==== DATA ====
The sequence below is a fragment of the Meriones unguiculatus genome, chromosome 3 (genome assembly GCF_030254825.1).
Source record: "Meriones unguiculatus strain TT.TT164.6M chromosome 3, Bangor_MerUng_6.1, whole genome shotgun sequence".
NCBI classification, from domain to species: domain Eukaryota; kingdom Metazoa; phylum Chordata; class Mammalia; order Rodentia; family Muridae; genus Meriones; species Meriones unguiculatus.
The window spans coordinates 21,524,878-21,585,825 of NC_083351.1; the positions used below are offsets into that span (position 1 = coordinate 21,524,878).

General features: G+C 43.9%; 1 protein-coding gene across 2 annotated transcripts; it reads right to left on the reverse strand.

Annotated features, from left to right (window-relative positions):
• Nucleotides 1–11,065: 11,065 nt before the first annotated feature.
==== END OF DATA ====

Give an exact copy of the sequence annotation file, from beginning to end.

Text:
The sequence below is a fragment of the Meriones unguiculatus genome, chromosome 3 (genome assembly GCF_030254825.1).
Source record: "Meriones unguiculatus strain TT.TT164.6M chromosome 3, Bangor_MerUng_6.1, whole genome shotgun sequence".
NCBI classification, from domain to species: domain Eukaryota; kingdom Metazoa; phylum Chordata; class Mammalia; order Rodentia; family Muridae; genus Meriones; species Meriones unguiculatus.
The window spans coordinates 21,524,878-21,585,825 of NC_083351.1; the positions used below are offsets into that span (position 1 = coordinate 21,524,878).

General features: G+C 43.9%; 1 protein-coding gene across 2 annotated transcripts; it reads right to left on the reverse strand.

Annotated features, from left to right (window-relative positions):
• Nucleotides 1–11,065: 11,065 nt before the first annotated feature.